Every day brings new evidence that the regime we left behind, despite rising from reasonably fair Parliamentary elections, is incapable of dealing with the menace that has arisen from the lawless areas in the western part of the country bordering on anarchic Syria. The group known as ISIS, or ISIL, which has combined sharp military tactics with fanatical Islamist ideology and brutal repression, has gained control of large sections of the country, ones with Sunni majorities that never fully accepted the loss of power to the national Shiite majority after the US invasion of 2003. In the wake of its wave of conquest have come reliable reports (some from the movement itself) of mass executions and extreme application of its version of Islamist Sharia law.
The Iraqi army has lost control of its borders, of many towns and cities, large and small, the entire northern Kurdish area (which Kurdish militia have pre-emptively reclaimed to prevent ISIS invasion), and it seems the army is demoralized and unable to fight ISIS effectively. Its defensive front is falling back toward the outskirts of the capital, Baghdad, and the Shiite leaders, political and religious, have mobilized sectarian militias to fill the gaps, stop the onslaught, and protect Shiite shrines in those disputed areas..
It is critical that the disintegration of the Iraqi government forces stop before ISIS reaches the city: a battle for Baghdad would be catastrophic, street warfare with casualties in the hundreds of thousands, as the recognized, walled divisions within the city between Sunni and Shiite areas would disintegrate and provide for a chaotic scramble, a raging mess of all against all with no predictable outcome except bloodshed. I have no doubt that ISIS does aim to take Baghdad--it pledges allegiance to the al-Qaeda vision of a global caliphate which hearkens back to medieval Baghdad as the center of the Islamic world--though it may wait outside the urban center, foment rebellion within the city, and wait for resistance to crumble. I have to say that ISIS' military tactics, formed in the crucible of the brutal Syrian civil war, seem quite sound.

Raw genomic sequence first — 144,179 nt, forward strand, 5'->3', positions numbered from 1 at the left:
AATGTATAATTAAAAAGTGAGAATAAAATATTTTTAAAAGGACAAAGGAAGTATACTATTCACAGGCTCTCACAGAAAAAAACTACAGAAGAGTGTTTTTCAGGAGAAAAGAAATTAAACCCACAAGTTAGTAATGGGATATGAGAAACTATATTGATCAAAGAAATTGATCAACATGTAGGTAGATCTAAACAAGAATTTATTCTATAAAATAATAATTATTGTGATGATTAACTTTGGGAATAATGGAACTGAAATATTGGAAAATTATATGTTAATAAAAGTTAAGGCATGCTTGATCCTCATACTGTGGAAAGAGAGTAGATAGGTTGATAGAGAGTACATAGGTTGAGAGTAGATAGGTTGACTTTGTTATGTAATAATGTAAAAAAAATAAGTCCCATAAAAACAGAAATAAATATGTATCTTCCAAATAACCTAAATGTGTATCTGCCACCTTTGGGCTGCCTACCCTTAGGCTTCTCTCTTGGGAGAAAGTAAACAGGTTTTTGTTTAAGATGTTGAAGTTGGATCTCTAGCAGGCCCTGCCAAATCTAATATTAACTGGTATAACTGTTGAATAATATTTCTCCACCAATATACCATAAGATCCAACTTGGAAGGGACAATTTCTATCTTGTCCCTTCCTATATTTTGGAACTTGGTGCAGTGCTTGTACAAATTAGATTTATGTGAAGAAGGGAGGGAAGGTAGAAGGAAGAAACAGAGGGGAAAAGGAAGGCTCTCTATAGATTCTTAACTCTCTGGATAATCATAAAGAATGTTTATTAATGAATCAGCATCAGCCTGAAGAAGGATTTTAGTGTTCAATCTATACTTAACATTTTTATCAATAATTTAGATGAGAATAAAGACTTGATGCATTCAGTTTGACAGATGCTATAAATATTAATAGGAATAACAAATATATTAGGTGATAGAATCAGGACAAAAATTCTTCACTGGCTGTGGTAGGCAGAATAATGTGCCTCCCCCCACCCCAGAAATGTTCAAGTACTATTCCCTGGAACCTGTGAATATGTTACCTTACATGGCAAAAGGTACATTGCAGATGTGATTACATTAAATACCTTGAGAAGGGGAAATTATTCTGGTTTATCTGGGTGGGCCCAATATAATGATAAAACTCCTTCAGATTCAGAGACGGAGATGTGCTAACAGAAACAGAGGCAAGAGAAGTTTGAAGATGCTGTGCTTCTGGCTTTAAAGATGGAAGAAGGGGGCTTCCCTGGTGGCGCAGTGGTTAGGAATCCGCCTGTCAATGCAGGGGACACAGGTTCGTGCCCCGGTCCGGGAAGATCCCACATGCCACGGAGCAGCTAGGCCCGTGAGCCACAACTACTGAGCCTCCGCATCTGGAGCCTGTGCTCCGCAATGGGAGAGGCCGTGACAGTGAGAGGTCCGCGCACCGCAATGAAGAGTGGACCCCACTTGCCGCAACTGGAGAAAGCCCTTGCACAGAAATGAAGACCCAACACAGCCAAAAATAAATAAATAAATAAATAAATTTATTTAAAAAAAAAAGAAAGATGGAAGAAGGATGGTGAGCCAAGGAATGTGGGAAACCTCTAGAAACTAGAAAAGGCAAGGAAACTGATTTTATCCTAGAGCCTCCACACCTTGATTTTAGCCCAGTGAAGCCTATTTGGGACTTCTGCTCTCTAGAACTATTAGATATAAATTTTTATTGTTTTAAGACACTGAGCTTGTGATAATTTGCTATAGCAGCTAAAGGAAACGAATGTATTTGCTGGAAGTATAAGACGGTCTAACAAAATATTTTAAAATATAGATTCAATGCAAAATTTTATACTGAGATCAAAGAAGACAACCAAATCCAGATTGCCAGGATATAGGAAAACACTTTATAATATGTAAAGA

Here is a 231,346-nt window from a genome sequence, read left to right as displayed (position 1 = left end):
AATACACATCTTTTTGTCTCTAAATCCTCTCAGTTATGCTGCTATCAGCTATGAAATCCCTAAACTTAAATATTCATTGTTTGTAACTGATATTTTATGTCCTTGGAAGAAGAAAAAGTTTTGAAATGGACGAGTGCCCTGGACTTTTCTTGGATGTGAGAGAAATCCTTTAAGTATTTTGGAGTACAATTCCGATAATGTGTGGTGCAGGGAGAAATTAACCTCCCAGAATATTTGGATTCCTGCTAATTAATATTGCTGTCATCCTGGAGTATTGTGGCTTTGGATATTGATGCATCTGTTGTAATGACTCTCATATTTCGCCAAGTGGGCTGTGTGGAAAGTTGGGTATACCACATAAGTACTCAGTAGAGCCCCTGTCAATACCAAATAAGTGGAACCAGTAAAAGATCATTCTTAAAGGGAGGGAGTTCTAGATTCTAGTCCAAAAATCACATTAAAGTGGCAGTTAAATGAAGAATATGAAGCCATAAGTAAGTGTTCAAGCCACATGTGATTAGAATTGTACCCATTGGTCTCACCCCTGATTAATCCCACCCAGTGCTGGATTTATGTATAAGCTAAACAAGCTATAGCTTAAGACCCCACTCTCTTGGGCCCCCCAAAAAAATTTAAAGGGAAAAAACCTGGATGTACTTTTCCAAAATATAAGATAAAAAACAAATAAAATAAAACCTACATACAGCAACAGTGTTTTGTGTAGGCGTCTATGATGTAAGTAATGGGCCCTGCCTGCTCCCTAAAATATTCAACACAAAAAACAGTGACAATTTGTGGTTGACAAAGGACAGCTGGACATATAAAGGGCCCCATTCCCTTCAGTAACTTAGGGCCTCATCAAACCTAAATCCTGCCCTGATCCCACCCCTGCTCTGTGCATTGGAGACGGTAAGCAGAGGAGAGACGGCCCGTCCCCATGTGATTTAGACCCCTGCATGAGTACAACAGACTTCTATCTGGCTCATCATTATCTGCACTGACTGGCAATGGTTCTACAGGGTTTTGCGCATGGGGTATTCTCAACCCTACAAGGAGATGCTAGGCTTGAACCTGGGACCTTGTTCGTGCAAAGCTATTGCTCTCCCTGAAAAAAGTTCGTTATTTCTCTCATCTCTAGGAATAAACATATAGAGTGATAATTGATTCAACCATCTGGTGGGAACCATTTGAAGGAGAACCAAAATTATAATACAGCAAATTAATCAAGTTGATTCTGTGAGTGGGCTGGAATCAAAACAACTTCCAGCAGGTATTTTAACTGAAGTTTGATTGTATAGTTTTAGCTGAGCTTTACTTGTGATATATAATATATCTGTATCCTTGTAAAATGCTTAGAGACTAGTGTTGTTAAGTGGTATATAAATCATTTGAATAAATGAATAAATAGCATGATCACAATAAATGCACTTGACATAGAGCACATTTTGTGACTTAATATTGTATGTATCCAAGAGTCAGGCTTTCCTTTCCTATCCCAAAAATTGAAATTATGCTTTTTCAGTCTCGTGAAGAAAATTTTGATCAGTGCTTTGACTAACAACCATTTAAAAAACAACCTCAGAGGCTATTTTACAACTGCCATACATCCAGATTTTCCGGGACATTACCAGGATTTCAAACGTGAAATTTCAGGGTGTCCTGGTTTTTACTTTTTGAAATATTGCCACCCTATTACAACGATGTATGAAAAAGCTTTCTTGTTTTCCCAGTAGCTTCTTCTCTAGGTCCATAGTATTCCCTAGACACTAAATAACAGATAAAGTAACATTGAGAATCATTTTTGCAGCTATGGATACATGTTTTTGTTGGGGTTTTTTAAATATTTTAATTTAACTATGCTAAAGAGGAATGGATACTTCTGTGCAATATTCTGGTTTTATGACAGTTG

So, what does the US do? President Obama is criticized for his inaction, but he really does not have any good aggressive moves to make. The US forces are completely out of Iraq because former President Bush and Iraqi Prime Minister al-Maliki could not agree on the basis for any continuation of US presence. Obama is obliged to follow that result, unless he cuts a new deal to re-enter the country (the last thing he would want to do, and the American people are with him on that, though they would certainly prefer a positive outcome to all this Middle Eastern chaos).
Secretary Kerry correctly presses Iraq to solve its political problems--any solution to which will probably cut out al-Maliki from holding onto his current role. His party gained the most votes in recent Parliamentary elections, but his support is basically confined to a portion of the Shiite population, no longer acceptable to the (mostly Sunni) Kurds or the Sunnis in the battleground areas. An emergency unity government of all the religious and geographic groups is a necessity, and al-Maliki is too divisive to be the leader of it. The new Parliament took a step forward recently and named its Speaker (by tradition, a Sunni), so there may yet be a political formula which will keep the Sunni leaders from simply handing over their areas to the Islamist force in their midst.
On the ongoing strife in the Middle East, I recommend this CNN article from last month on the 20th-century origins of the current fighting in Syria and Iraq.